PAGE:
Members of the Mexican political parties PRI, PRD and PVEM (Green Party) attacked 170 Zapatista supporters and expelled them from their homes in the Tzeltal community of San Marcos Avilés, in the municipality of Chilón, Chiapas, in retaliation for the construction of an autonomous school in the early morning hours of Sept. 9.
The Zapatista Good Government Junta (JBG) based in Oventik said the attackers were armed with guns, machetes and sticks, and broke into two houses where they tried to sexually assault two women. Many community residents fled to the mountain “where they suffer hunger, cold, sleeplessness and fear.”
Zapatistas from Pamalá, in the municipality of Sitalá, had previously informed the JBG that, at the end of August, a compa from their community, Manuel Vázquez, had been ordered by the authorities and leaders of the political parties in San Marcos and Pamalá to dismantle the autonomous school. On Aug. 21, Vázquez was jailed by municipal authorities. When Pedro Cruz Gómez came from another nearby community to try to help Vázquez, he was also jailed—and a knife was planted in his trousers in an apparent attempt to frame him for attempted murder. When the prisoners were freed, they were told to abandon the Zapatista organization and to leave their lands.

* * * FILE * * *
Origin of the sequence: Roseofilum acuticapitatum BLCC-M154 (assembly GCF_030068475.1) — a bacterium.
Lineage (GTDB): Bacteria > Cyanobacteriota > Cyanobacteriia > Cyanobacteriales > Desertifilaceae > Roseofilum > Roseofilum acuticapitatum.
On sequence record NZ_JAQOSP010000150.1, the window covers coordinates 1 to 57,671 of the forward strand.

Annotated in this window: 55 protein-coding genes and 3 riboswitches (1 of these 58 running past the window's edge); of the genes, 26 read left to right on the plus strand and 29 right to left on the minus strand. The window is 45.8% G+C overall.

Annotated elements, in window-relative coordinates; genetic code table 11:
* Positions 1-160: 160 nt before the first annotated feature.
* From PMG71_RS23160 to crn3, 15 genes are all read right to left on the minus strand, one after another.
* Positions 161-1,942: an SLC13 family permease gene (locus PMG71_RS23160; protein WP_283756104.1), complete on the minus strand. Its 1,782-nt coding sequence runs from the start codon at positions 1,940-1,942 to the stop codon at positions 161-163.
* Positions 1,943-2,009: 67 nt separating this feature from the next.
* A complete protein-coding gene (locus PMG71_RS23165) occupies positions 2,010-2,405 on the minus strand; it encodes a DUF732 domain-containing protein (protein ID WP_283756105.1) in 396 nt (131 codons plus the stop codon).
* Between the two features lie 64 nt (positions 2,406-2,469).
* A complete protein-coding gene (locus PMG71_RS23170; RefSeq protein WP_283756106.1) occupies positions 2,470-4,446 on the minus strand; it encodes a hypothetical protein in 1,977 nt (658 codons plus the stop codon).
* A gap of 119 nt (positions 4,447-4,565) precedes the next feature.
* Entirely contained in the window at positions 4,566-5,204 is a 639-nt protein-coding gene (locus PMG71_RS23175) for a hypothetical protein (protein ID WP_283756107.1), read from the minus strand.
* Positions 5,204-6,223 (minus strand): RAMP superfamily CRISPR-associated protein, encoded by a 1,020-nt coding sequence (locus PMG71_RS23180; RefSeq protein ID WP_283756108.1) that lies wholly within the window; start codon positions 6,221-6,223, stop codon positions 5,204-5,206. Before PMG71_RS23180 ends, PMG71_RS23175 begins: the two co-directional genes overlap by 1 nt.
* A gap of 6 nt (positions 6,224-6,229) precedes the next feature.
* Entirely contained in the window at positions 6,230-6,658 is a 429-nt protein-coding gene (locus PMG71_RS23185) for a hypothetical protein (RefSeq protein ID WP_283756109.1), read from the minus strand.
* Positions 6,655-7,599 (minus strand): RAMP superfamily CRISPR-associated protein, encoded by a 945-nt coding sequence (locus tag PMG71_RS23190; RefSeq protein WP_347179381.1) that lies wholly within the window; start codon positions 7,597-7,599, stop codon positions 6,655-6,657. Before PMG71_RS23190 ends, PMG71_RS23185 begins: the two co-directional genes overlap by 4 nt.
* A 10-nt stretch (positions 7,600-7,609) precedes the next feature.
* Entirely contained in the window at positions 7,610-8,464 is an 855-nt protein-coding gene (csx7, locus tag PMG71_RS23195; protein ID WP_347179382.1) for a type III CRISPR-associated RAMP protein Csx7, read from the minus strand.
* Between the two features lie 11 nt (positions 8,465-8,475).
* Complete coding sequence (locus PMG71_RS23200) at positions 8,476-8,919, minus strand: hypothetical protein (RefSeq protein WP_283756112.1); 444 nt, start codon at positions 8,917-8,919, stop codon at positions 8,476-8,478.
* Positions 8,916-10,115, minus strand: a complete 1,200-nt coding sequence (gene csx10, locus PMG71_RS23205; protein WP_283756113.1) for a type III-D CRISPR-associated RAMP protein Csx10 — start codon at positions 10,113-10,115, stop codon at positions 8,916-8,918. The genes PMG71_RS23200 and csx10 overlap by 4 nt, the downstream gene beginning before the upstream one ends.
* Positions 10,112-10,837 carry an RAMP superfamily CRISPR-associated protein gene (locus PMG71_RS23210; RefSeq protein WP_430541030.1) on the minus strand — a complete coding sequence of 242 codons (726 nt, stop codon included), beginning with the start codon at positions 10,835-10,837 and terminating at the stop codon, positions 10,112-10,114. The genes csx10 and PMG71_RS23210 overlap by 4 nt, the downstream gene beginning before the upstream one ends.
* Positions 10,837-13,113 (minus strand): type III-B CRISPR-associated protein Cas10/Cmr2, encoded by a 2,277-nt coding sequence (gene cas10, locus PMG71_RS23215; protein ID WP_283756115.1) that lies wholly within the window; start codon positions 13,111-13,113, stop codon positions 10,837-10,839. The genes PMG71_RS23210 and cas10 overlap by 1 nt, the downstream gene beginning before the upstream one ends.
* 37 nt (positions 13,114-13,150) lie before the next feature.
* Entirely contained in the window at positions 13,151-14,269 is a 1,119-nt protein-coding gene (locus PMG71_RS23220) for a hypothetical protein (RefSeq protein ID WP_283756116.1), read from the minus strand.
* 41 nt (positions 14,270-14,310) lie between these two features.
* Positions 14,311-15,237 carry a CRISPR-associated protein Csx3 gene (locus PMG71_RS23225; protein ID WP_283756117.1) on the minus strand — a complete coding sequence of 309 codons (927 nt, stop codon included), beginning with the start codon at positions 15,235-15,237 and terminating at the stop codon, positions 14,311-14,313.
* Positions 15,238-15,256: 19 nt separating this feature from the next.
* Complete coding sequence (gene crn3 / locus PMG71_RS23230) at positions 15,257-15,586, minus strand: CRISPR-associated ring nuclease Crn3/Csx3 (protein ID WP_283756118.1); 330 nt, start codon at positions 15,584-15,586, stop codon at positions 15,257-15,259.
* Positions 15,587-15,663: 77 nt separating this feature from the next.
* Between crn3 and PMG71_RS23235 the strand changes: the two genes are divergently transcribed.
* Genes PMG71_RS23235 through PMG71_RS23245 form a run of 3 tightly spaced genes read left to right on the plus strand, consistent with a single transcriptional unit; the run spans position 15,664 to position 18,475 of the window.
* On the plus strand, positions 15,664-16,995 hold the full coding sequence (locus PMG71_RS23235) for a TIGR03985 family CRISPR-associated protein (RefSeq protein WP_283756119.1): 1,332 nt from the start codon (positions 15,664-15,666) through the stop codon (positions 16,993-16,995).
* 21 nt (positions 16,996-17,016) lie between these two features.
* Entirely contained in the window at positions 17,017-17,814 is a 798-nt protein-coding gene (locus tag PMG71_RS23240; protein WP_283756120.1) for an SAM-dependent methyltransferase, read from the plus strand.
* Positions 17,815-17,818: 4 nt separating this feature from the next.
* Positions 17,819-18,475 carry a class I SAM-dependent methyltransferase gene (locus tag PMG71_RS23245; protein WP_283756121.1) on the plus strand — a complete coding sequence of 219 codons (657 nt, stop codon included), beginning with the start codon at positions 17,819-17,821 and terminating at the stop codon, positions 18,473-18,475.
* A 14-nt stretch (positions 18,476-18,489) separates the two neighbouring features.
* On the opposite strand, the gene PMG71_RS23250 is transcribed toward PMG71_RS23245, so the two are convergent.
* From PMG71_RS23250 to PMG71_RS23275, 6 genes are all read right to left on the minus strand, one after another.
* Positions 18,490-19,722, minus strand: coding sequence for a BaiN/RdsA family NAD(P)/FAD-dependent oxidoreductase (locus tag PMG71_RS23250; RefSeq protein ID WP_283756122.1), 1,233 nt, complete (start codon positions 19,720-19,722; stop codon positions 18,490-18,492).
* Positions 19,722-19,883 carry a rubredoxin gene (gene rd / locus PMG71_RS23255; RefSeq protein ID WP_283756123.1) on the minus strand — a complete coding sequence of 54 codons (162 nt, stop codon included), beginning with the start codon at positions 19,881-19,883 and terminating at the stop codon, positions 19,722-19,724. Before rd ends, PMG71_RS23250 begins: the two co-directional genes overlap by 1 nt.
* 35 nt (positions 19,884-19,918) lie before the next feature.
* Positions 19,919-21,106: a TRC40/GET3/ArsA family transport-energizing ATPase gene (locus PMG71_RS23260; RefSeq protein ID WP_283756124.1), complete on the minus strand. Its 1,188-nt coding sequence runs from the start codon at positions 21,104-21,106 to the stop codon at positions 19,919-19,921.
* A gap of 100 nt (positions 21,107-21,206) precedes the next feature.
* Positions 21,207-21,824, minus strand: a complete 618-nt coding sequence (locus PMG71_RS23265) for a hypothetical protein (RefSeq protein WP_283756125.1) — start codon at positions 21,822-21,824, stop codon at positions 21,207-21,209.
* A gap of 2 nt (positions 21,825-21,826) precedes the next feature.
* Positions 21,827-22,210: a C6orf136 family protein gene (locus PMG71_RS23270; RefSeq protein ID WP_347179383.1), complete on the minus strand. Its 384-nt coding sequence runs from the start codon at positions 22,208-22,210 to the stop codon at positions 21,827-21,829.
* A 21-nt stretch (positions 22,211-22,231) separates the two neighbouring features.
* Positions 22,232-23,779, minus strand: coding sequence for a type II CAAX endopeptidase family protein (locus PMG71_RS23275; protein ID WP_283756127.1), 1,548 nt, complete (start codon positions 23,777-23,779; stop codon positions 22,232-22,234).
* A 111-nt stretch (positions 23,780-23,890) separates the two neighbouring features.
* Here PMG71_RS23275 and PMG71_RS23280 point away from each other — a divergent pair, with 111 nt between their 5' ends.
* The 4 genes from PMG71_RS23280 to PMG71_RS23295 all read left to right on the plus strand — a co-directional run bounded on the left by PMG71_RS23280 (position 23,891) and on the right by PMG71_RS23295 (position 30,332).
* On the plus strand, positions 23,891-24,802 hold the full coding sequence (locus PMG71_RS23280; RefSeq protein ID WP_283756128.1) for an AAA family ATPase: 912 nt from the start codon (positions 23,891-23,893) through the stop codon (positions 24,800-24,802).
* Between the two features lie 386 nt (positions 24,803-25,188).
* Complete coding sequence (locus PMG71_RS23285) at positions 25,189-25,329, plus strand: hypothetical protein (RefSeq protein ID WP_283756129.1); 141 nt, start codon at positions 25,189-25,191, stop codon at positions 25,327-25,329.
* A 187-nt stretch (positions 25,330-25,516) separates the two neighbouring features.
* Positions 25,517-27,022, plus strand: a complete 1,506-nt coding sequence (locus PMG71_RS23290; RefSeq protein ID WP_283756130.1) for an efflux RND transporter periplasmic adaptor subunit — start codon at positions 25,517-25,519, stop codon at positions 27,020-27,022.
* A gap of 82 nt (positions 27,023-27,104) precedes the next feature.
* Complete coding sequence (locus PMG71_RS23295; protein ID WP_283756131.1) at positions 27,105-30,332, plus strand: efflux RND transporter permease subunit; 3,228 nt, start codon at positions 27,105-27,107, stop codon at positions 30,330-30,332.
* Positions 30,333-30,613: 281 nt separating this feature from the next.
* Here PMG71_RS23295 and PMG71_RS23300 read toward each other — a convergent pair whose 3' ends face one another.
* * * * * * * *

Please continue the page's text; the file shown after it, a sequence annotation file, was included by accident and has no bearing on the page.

On the Aug. 24 and 25 the aggressors seized 29 hectares of land with 5,850 coffee trees, 10 hectares of maize, along with beans, cattle, horses and three houses, and destroyed a banana plantation. On the Sept. 8, they took cattle, pulled down fences and fired shots into the air. They threatened to “take the land next, and to evict the men, kidnap the women and children, and burn the houses.”
“The three levels of the bad government don’t know how to stop the Zapatista struggle for national liberation, so they are trying to stop our autonomous education,” stated the JBG. “However, we are going to continue with autonomous education throughout Zapatista territory; our sons and daughters will no longer attend the official schools where they will never be taught the truth about how we live as indigenous people, and how all the poor of Mexico live. We demand that our evicted companer@s be allowed to return home and be treated with respect.” (Upside Down World, Sept. 14)
See our last posts on Mexico and the struggle in Chiapas.
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